Lola’s life and health after the trial has improved significantly. She began physical therapy so she could gain her strength back. At that time she had become so weak it was difficult for her to walk up the stairs in her school. She was able to attend the last two months of school and begin again. It was emotionally difficult because the dynamic with her classmates had changed and she was lost when it came to schoolwork. Still, she moved forward.


This year was spent doing as much as possible with Lola before her 9-12 month diagnosis anniversary. It truly was a whirlwind of adventure, opportunities, sightseeing, and travels. Once again, the first week of August found ourselves in Chicago and we began seeing the symptoms progress. At first, like last year, I thought she needed more rest. Deep down I knew. Like last year, when we were home I called her doctor, this time her oncologist. An MRI was scheduled for August 10th, 16 days before the anniversary of her diagnosis, the results showed progression. Re-radiation was scheduled immediately and a plan had been set in place for Avastin infusions every 14 days.

Lola began her school year with no aspirations of student council, basketball, or soccer. She has left behind her physical days as she is a bit wobbly and struggles with some double vision. She looks forward to helping out with student council, cheering the basketball team, joining the board game club and Science Olympiad. She still dreams big, but she has made some adjustments. I can’t imagine knowing you have a terminal diagnosis, dealing with the nuances and emotions that being in middle school and a pre-teen (soon to be teenager) involves. It is such a hard time in life and it is not made easier with a terminal diagnosis. Lola with all her prayers, hopes, and grace rises above and continues to move forward.

September 24 is Lola’s 13th birthday. Last year, I worried she would not live to see her next birthday. I have prayed for her to live long enough for one more Christmas, one more celebration, one more milestone, just one more. I still pray. We are very fortunate and blessed that she is doing so well with minimal symptoms from her tumor. In October, she will have an MRI to find the results of her last round of radiation. As of today, Lola’s prognosis is 3-4 months, which lands in November or December timeframe. We pray for one more Christmas, one more milestone, one more birthday, just one more.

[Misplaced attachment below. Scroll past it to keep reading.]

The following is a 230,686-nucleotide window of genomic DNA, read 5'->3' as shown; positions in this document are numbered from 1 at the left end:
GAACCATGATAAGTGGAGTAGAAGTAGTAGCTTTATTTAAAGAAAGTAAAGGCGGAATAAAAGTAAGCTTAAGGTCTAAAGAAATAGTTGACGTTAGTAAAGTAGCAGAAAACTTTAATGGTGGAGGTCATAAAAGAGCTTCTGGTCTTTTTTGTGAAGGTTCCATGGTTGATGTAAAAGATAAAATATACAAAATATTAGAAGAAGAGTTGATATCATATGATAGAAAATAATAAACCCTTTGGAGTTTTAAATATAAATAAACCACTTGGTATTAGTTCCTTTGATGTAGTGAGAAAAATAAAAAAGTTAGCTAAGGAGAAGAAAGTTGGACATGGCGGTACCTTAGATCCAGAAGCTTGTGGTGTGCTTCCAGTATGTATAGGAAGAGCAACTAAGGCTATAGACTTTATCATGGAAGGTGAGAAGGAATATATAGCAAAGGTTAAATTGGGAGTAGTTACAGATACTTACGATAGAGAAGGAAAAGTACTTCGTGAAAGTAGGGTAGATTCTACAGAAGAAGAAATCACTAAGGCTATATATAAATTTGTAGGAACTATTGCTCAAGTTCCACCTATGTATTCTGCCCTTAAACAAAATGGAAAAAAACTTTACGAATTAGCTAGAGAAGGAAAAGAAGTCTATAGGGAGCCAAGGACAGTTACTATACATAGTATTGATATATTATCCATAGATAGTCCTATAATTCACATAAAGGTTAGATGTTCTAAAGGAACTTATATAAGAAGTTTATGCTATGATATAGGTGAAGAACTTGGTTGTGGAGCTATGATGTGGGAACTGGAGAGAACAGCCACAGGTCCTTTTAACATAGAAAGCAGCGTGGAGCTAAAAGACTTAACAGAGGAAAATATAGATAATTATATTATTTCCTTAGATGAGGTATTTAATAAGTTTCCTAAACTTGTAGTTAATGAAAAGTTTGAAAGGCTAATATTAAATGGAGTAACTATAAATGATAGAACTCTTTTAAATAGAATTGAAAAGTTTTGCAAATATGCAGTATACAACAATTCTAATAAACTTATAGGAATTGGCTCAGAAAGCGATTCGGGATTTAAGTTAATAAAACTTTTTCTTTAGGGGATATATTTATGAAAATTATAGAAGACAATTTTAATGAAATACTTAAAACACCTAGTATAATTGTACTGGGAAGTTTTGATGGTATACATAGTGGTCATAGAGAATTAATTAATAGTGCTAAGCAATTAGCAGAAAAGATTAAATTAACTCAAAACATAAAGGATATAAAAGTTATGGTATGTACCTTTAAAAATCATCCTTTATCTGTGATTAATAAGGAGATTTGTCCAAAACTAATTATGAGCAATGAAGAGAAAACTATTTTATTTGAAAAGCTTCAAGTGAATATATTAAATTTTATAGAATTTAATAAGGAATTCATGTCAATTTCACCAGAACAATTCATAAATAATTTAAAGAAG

We celebrate her birthday, just the six of us today, blessed and grateful that we were given one more birthday with Lola and pray and hope for one more…


Ryan’s Story

Many of us meet and spend our lives with our soulmate… the one we were made for.  Imagine meeting yours at 16 or 17, with all the excitement of being young.  Imagine navigating a journey of Leukemia  together- through the fear and the sick and the joy.  Imagine all that you miss- prom, dates, parties, college weekends… all that and more.

Imagine if your soulmate dies.

This is Ryan’s Story… told by his soulmate Jenna.

Ryan’s Story

By Jenna

Ryan and I were 18 years old when he was diagnosed with Leukemia. We had been dating for 15 months, at the time of his diagnosis. We were finishing our senior year and had our entire lives ahead of us. We were to graduate high school in the top 1% of our class. We were going to attend Binghamton University together in the fall. We were in love and we were so very happy. We had everything a person could ever want. In nine months, he was gone.

I look back on those nine months as the slowest… yet fastest experience of my life. In the moment, time was so incredibly painful. Everything seemed so slow, drawn out, and never-ending. Especially when days in the hospital turned to weeks and when weeks turned to months. Ryan’s treatment plan (initially) was three years long. In those first months, it seemed like things would always be difficult, that he would always be sick, and that life would never be normal again. It didn’t help matters that everything that could go wrong for Ryan did. I mean absolutely everything went wrong. It got to a point where we just expected complications, and it became so difficult to stay positive when everything always seemed to work against him. We would be so hopeful about things going well and him being able to leave the hospital just- to be let down again. We became so tired of hearing bad news. There were so many times that everything seemed dark, and it became hard to see any light at the end of the tunnel.

Going through those times together, being brave together, making the best of the awful situation we faced together, made us stronger. When he was down he always had me to pick him up, and when I was feeling down I always had him. He was my rock, he really was, and I know was his. There were days we didn’t want to smile, we just wanted to cry and we did. I never cried more in my life than I did during those nine months. He lost 40 pounds in a matter of four weeks.